âYes, well â yes, Stephen, they did find her. And the â the dwarfs and the giant, too. You see, my dear Stephen,' said Franz, taking the plunge, âthe giant had sent for the police himself. He said some foreigner had broken into his daughter's bedroom and assaulted her, and then escaped from the dwarfs who were guarding him, and got away in the woods. But he calmed down when he heard that some half-delirious Englishman had been picked up by an American highway patrol babbling at them to go and rescue a princess who was being held captive by monsters in a hut in the forest.
âHe saw the joke,' said Franz gently, âand FrÃ¤ulein Ulla saw it, too. They dropped all charges against you at once. You've nothing to worry about.'
What he saw in my face I daren't guess, but he went on talking, which was kind of him. How I'd been unlucky in blundering on the inn from the forest side, how I would have seen the car park, and the telephone wires, and the parked wagons, and all the evidences of blessed, everyday modernity, if only I'd found my way to it by the village roadâ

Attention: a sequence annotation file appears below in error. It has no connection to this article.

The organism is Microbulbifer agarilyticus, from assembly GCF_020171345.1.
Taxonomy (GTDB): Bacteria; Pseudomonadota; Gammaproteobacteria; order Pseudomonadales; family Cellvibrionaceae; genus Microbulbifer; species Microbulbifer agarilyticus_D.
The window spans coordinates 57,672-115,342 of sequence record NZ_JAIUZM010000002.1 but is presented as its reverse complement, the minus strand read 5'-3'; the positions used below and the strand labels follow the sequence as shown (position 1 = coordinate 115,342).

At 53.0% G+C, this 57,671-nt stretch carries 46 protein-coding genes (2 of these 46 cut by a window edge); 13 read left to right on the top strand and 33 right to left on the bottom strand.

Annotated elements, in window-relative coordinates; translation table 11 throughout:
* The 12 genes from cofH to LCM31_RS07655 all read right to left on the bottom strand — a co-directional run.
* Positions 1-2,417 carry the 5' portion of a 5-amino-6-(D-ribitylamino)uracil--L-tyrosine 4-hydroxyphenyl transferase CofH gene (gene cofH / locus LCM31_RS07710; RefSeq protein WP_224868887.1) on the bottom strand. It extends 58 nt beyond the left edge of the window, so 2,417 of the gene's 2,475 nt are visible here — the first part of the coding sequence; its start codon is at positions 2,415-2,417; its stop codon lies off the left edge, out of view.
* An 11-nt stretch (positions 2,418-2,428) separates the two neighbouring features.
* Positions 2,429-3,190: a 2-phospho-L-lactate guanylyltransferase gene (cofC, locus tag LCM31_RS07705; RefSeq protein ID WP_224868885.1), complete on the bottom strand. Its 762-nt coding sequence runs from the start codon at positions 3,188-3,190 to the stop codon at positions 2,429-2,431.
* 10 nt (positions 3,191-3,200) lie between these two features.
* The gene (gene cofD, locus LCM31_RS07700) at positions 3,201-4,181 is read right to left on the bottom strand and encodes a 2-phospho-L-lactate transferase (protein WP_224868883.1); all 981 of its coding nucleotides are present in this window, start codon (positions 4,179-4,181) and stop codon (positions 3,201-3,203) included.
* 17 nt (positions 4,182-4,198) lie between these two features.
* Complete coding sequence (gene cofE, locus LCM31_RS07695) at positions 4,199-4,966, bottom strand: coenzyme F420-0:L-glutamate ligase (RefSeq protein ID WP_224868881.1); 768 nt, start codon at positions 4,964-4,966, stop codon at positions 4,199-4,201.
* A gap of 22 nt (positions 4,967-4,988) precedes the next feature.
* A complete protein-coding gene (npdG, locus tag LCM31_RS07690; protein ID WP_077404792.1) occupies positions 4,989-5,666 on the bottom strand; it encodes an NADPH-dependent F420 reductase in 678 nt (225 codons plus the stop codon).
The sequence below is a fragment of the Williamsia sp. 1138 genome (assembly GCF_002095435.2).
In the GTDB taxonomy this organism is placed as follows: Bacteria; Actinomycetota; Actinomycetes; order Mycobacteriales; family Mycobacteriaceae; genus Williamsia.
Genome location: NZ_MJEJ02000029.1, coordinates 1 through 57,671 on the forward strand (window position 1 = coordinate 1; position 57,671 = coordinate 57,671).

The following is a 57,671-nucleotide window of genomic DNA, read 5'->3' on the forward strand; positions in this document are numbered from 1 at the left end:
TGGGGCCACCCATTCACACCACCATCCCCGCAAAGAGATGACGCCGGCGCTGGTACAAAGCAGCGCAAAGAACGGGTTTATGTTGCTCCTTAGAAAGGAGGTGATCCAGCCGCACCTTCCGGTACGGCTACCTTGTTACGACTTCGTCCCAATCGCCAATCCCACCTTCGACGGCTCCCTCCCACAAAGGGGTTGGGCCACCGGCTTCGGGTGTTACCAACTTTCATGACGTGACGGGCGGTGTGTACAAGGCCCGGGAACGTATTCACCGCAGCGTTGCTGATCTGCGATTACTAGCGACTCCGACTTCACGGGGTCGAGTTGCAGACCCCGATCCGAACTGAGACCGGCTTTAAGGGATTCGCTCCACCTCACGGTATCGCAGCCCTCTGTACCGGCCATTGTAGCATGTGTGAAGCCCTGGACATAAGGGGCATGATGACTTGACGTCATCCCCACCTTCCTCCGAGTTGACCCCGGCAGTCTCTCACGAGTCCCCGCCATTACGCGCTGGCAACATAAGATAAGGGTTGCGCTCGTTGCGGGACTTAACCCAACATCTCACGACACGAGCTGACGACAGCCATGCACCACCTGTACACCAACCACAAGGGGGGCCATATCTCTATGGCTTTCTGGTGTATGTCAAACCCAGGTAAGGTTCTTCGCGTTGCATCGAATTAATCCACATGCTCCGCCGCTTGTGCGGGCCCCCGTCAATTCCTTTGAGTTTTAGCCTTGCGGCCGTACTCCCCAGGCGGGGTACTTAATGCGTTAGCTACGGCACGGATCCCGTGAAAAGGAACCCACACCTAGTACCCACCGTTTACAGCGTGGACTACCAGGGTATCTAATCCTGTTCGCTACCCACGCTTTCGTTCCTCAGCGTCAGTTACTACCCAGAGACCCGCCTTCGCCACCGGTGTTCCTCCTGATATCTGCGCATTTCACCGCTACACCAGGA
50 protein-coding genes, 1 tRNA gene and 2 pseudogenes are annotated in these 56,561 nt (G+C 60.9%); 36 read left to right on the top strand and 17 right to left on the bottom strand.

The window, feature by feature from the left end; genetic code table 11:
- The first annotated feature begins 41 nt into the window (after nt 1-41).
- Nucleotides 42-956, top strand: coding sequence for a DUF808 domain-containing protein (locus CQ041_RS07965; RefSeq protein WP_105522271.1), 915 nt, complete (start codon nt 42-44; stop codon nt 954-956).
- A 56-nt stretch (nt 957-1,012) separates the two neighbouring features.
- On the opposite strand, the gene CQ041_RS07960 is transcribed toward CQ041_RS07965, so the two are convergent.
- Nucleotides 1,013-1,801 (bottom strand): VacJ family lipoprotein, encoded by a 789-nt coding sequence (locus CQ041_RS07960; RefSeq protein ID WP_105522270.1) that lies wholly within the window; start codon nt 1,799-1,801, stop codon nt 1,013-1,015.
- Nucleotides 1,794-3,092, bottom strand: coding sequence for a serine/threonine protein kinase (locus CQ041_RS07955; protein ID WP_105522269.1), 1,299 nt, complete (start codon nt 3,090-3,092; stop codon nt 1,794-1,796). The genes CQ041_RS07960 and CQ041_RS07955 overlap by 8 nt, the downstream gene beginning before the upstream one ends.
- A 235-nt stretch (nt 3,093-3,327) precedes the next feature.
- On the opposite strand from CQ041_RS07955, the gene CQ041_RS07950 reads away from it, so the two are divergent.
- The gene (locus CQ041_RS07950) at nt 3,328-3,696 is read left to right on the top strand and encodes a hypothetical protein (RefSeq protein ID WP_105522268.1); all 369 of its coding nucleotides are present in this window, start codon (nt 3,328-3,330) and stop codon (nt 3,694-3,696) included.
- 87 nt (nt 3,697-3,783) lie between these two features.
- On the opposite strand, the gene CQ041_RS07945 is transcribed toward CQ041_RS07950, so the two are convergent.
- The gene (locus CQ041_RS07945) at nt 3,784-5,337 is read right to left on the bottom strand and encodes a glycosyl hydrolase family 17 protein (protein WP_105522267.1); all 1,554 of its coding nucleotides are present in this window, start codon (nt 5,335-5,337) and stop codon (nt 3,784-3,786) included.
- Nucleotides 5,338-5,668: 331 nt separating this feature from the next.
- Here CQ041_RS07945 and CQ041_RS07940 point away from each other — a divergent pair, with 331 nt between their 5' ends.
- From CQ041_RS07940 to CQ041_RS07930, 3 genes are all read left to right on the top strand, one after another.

dwarfs,' I cried, trembling, ânot above three feet high, any one of them! And the other man, the big one â he was tall as the ceilingâ'
a very tall man,' agreed Franz soothingly, ânearly two metres, I know, I've met and talked to him. And if you were lying on the floor, as it seems you were â¦ and of course, after the others he would seem enormous. They
be rather frightening, those midgets of his, seen without warning, offstage like thatâ'
âAnd the knife was real,' I persisted. âI touched it, I know it was real!'
âOh, yes, the knife would be real enough. They were genuinely alarmed, you know. Schmidt throws them â the knives, I mean. He runs Loeffler's Midgets and his own knife-throwing act. And FrÃ¤ulein Ullaâ'
I was getting the hang of it at last. I said flatly, âShe's the target.'
âWell, yes. But they wouldn't have touched you with it, you know, it was only meant to keep you quiet until the police came. The group always call in at that inn when they're heading for Frankfurt. Schmidt's sister keeps it. She's the widow of a lion-tamer who used to be with the same circus.'
He looked at me with sympathy, and didn't laugh; I've always been grateful to him for that. âThe little fellows don't look so bad by daylight,' he said, âand still better, of course, when they're dressed up for the ring. But they always give me the creeps, too, I don't mind admitting.'